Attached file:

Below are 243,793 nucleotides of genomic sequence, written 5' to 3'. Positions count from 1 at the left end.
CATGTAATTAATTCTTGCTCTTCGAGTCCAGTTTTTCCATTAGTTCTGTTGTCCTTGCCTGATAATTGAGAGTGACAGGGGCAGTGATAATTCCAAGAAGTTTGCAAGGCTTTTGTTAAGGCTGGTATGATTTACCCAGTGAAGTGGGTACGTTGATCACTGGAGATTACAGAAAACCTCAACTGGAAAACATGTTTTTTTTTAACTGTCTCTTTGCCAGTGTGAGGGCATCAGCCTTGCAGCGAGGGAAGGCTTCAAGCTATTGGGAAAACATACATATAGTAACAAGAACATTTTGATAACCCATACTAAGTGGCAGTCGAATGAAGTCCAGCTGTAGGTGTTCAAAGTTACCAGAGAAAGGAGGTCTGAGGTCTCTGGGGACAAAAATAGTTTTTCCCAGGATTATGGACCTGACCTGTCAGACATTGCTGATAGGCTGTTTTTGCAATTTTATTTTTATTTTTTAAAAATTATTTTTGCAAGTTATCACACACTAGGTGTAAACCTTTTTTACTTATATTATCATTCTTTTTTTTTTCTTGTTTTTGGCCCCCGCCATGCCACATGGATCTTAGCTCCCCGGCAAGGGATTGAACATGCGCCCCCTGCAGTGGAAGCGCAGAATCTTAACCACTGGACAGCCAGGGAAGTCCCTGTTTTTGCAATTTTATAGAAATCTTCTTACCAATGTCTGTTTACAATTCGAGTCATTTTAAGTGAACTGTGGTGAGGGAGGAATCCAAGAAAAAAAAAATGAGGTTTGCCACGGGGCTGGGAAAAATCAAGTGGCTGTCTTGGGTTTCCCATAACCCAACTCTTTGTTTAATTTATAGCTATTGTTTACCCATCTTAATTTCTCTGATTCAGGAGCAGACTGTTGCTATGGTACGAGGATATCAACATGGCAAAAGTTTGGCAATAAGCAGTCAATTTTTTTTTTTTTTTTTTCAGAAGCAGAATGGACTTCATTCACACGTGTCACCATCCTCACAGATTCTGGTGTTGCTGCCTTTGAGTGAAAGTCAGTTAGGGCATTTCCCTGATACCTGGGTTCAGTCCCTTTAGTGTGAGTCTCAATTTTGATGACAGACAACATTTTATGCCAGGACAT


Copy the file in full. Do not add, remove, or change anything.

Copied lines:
Below are 243,793 nucleotides of genomic sequence, written 5' to 3'. Positions count from 1 at the left end.
CATGTAATTAATTCTTGCTCTTCGAGTCCAGTTTTTCCATTAGTTCTGTTGTCCTTGCCTGATAATTGAGAGTGACAGGGGCAGTGATAATTCCAAGAAGTTTGCAAGGCTTTTGTTAAGGCTGGTATGATTTACCCAGTGAAGTGGGTACGTTGATCACTGGAGATTACAGAAAACCTCAACTGGAAAACATGTTTTTTTTTAACTGTCTCTTTGCCAGTGTGAGGGCATCAGCCTTGCAGCGAGGGAAGGCTTCAAGCTATTGGGAAAACATACATATAGTAACAAGAACATTTTGATAACCCATACTAAGTGGCAGTCGAATGAAGTCCAGCTGTAGGTGTTCAAAGTTACCAGAGAAAGGAGGTCTGAGGTCTCTGGGGACAAAAATAGTTTTTCCCAGGATTATGGACCTGACCTGTCAGACATTGCTGATAGGCTGTTTTTGCAATTTTATTTTTATTTTTTAAAAATTATTTTTGCAAGTTATCACACACTAGGTGTAAACCTTTTTTACTTATATTATCATTCTTTTTTTTTTCTTGTTTTTGGCCCCCGCCATGCCACATGGATCTTAGCTCCCCGGCAAGGGATTGAACATGCGCCCCCTGCAGTGGAAGCGCAGAATCTTAACCACTGGACAGCCAGGGAAGTCCCTGTTTTTGCAATTTTATAGAAATCTTCTTACCAATGTCTGTTTACAATTCGAGTCATTTTAAGTGAACTGTGGTGAGGGAGGAATCCAAGAAAAAAAAAATGAGGTTTGCCACGGGGCTGGGAAAAATCAAGTGGCTGTCTTGGGTTTCCCATAACCCAACTCTTTGTTTAATTTATAGCTATTGTTTACCCATCTTAATTTCTCTGATTCAGGAGCAGACTGTTGCTATGGTACGAGGATATCAACATGGCAAAAGTTTGGCAATAAGCAGTCAATTTTTTTTTTTTTTTTTTCAGAAGCAGAATGGACTTCATTCACACGTGTCACCATCCTCACAGATTCTGGTGTTGCTGCCTTTGAGTGAAAGTCAGTTAGGGCATTTCCCTGATACCTGGGTTCAGTCCCTTTAGTGTGAGTCTCAATTTTGATGACAGACAACATTTTATGCCAGGACAT